Referring again to FIG. 1, a remote pressure compensation port 76 is included in the circuit and is indicated by X at the right hand end of FIG. 1. An optional orifice 78 can also be provided in the circuit with a fluid connection to the case drain 18. Thus, it will be understood that the load sensing control 30, the orifices 64, 78, the remote pressure compensation port 76 and the pressure compensating pilot valve 28 define the boundaries of a load sensing control gallery 80. The load sensing control gallery 80 is defined as the cavity within the load sensing control portion of the circuit that is uniformly at load sensing pressure. The term "uniformly at load sensing pressure" is a determinate qualifier for the confines of this cavity or gallery such than no flow paths or restrictions are traversed. Fluid passageways 66 and 68 extend through the load sensing control gallery 80. Short dashed lines have been added to FIG. 1 to show the load sensing control gallery 80. The load sensing control gallery 80 can also be seen in FIGS. 2 and 3, between the orifice 64, the pressure compensating pilot valve 28, the spool 32 of the load sensing control 30, and the orifice 78 (FIG. 1).
One important element of the present invention is the structure of the destroking element 48. Referring to FIG. 4, the destroking element 48 is hydraulically urged into contact with the swashplate 16. A hardened reaction pad 82 can be attached to the swashplate at the point of contact with the servo piston 60 to minimize the wear and improve the durability of the product. A similar reaction pad 82 can be provided on the stroking side of the swashplate 16 (FIG. 2). The reaction pads 82 have rounded heads so as to provide a plurality of contact points as the swashplate 16 rotates.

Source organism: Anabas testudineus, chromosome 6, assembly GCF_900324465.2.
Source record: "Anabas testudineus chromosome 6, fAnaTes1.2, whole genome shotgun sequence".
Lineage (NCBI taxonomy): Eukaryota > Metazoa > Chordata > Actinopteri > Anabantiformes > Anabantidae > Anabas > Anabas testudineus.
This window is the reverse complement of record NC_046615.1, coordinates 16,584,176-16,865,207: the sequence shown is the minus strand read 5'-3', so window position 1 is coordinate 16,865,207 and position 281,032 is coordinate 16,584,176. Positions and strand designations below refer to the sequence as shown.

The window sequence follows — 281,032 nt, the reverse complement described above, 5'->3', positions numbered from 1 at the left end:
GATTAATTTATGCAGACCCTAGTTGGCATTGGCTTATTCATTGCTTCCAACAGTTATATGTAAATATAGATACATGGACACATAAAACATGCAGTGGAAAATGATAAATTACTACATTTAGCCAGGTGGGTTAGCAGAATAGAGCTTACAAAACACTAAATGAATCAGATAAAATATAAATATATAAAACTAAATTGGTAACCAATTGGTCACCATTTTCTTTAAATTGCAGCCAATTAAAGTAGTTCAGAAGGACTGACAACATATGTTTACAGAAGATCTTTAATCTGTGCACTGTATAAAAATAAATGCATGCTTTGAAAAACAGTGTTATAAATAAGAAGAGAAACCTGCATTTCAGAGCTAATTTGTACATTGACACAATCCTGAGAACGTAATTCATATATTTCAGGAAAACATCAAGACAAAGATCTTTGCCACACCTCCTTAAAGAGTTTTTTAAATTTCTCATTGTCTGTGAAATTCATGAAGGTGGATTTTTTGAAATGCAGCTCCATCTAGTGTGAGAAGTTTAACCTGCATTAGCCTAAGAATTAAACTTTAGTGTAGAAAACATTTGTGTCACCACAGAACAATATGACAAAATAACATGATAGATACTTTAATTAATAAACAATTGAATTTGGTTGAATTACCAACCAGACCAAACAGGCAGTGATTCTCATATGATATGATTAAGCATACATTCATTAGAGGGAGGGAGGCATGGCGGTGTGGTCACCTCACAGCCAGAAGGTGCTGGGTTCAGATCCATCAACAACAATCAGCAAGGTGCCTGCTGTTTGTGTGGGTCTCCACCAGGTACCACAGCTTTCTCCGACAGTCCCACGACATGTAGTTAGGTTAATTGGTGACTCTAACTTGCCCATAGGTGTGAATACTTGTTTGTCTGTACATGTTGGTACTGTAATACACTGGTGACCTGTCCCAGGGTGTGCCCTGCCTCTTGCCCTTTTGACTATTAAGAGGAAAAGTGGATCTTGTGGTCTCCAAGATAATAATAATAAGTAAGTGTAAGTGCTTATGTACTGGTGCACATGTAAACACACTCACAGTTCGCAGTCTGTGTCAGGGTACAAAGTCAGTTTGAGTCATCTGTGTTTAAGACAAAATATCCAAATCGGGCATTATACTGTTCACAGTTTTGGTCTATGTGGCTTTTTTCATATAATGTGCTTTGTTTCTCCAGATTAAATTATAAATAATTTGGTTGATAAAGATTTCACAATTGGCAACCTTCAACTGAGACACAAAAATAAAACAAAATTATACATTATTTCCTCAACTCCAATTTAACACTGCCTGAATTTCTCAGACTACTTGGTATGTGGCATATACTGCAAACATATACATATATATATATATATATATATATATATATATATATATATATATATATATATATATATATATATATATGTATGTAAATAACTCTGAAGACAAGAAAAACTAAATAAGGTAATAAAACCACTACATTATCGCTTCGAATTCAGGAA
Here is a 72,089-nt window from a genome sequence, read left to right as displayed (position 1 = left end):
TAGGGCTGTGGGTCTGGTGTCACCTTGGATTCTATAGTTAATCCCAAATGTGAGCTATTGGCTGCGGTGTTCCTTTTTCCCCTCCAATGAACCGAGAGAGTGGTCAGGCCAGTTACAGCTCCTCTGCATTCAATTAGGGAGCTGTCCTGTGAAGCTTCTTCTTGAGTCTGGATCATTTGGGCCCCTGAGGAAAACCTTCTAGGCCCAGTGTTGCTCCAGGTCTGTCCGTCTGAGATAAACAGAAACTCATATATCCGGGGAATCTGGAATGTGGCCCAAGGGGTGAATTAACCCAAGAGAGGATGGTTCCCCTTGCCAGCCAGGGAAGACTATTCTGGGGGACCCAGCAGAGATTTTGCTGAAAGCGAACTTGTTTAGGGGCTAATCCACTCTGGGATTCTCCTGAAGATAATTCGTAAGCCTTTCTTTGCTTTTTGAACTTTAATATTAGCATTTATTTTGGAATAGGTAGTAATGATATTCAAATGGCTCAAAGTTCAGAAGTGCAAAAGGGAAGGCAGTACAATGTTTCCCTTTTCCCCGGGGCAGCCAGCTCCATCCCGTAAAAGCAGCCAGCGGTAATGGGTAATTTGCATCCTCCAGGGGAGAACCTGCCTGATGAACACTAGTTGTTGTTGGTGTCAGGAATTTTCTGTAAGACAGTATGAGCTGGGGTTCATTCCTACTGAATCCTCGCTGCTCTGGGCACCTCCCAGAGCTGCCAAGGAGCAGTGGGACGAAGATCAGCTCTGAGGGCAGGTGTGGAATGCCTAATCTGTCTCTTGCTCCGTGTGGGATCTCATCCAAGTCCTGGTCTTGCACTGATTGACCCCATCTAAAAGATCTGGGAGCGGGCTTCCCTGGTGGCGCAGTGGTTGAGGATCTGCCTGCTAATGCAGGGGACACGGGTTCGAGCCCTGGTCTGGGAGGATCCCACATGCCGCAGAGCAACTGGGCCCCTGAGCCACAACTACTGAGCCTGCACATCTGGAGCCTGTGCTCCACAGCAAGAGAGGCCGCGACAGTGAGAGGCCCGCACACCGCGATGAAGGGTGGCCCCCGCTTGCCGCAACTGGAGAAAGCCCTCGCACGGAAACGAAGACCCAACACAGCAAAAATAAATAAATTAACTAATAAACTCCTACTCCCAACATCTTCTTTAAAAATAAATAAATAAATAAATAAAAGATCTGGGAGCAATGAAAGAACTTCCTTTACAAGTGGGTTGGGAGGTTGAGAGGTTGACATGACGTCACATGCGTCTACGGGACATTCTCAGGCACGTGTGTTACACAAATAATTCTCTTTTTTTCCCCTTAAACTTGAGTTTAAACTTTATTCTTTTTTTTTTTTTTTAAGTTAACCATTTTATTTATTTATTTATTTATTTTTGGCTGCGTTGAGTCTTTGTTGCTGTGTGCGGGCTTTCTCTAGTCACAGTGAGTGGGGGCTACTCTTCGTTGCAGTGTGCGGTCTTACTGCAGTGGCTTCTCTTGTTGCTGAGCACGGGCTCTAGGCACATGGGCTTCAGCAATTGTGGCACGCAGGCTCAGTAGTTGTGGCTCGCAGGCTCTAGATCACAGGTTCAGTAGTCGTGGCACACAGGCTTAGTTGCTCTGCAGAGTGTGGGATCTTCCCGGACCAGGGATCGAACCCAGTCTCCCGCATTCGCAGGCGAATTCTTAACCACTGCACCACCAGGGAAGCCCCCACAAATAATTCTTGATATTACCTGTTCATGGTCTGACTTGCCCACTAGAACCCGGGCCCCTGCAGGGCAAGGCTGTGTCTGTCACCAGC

The servo piston 60 is slidable in a tightly formed bore 84 in the housing 42. Passage 70 is fluidly connected to the lower end of the bore 84. The command signal provided by the load sensing control 30 enters the cavity 86 behind the servo piston 60. The fluid pressure in the cavity 86 acts upon the bottom of the servo piston 60 and urges it outwardly toward the swashplate 16. In response, the swashplate 16 tilts toward a minimum fluid displacement position. As the swashplate 16 moves to a more perpendicular attitude with respect to the rotating group 44, the fluid displacement of the pump 12 is reduced. In other words, the pump 12 is destroked.
FIG. 5 shows that the servo piston 60 is substantially cylindrical. The housing 42 includes a bore 84 therein for receiving the servo piston 60. The bore 84 should substantially correspond to the shape of the servo piston 60 so that the servo piston 60 is slidable in the bore 84.
The servo piston 60 has a slot 88 therein which is tapered in depth and extends longitudinally along the elongated servo piston 60. Preferably, the slot 88 is rectilinear and extends completely from one end 90 to the other 92 end of the servo piston 60. The depth of the slot 88 increases uniformly along the length of the servo piston 60, as best seen in FIG. 7. The slot 88 includes a bottom surface 89 which is intersected by opposing sides 91, 93. It will be appreciated that other types (cross sections) of slots can be provided. Furthermore, the cross sectional area of the slot could also vary nonuniformly, but in a predictable manner without detracting from the invention. The slot 88 merely needs to vary or take on a specific configuration that varies predictably with the fluid displacement of the pump 12.